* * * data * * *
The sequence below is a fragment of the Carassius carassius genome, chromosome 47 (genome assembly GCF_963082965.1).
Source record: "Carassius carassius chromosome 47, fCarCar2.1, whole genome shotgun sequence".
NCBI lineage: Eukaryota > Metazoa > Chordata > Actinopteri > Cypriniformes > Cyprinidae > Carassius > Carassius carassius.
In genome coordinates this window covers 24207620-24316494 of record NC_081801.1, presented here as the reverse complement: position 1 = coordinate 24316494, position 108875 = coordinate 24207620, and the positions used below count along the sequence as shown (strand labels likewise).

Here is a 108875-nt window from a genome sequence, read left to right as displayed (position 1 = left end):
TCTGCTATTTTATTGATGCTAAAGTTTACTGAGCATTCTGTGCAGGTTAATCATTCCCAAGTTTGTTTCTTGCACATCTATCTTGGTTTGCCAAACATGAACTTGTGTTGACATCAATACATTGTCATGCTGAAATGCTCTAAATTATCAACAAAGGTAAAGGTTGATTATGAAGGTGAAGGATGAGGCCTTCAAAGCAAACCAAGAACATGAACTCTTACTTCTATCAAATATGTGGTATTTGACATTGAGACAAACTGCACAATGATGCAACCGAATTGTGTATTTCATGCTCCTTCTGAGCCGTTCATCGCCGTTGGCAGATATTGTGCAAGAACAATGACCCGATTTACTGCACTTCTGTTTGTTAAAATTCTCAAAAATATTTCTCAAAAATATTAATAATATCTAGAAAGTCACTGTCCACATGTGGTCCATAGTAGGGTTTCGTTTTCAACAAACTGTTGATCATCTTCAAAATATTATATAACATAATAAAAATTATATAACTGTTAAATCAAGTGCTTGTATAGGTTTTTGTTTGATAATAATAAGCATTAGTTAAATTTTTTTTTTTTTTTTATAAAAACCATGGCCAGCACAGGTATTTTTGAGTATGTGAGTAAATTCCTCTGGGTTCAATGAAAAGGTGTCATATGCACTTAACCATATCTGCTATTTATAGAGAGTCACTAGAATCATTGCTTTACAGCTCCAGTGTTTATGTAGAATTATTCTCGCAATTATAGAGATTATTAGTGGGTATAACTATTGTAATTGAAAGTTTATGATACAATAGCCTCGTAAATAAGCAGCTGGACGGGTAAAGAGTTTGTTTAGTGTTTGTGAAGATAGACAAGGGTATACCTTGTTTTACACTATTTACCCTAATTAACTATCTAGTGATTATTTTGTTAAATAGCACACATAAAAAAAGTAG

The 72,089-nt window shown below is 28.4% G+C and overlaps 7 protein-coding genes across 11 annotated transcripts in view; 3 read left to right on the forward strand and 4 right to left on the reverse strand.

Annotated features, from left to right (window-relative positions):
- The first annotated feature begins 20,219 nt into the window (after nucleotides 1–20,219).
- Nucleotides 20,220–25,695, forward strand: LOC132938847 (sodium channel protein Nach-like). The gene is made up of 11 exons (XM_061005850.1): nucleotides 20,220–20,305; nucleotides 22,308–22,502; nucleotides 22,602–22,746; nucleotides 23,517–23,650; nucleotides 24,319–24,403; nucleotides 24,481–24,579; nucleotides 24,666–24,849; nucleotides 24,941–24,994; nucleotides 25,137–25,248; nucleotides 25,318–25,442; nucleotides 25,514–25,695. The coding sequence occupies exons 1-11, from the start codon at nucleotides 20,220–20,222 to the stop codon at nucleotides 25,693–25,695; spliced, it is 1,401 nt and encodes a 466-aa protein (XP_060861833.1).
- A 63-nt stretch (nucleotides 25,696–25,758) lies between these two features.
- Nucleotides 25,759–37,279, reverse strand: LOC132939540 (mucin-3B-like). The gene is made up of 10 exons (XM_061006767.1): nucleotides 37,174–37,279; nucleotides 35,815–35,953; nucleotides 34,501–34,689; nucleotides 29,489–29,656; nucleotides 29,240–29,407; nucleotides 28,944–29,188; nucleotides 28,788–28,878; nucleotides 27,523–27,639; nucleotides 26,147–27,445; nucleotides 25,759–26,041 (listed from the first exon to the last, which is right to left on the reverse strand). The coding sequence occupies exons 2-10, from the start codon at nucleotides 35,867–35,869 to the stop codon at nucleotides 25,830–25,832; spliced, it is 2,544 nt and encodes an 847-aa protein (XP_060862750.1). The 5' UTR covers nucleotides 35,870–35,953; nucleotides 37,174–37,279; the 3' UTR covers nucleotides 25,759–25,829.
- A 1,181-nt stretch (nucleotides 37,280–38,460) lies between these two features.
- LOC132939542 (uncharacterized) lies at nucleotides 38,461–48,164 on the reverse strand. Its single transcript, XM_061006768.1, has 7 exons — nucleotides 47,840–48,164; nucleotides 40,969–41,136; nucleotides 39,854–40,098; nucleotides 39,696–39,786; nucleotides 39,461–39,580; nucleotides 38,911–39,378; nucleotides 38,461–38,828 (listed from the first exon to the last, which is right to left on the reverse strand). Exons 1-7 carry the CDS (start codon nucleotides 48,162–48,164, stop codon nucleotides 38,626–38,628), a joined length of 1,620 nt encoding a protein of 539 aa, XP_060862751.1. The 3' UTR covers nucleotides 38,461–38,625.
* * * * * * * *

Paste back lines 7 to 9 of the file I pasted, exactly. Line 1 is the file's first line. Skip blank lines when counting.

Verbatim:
The 72,089-nt window shown below is 28.4% G+C and overlaps 7 protein-coding genes across 11 annotated transcripts in view; 3 read left to right on the forward strand and 4 right to left on the reverse strand.

Annotated features, from left to right (window-relative positions):
- The first annotated feature begins 20,219 nt into the window (after nucleotides 1–20,219).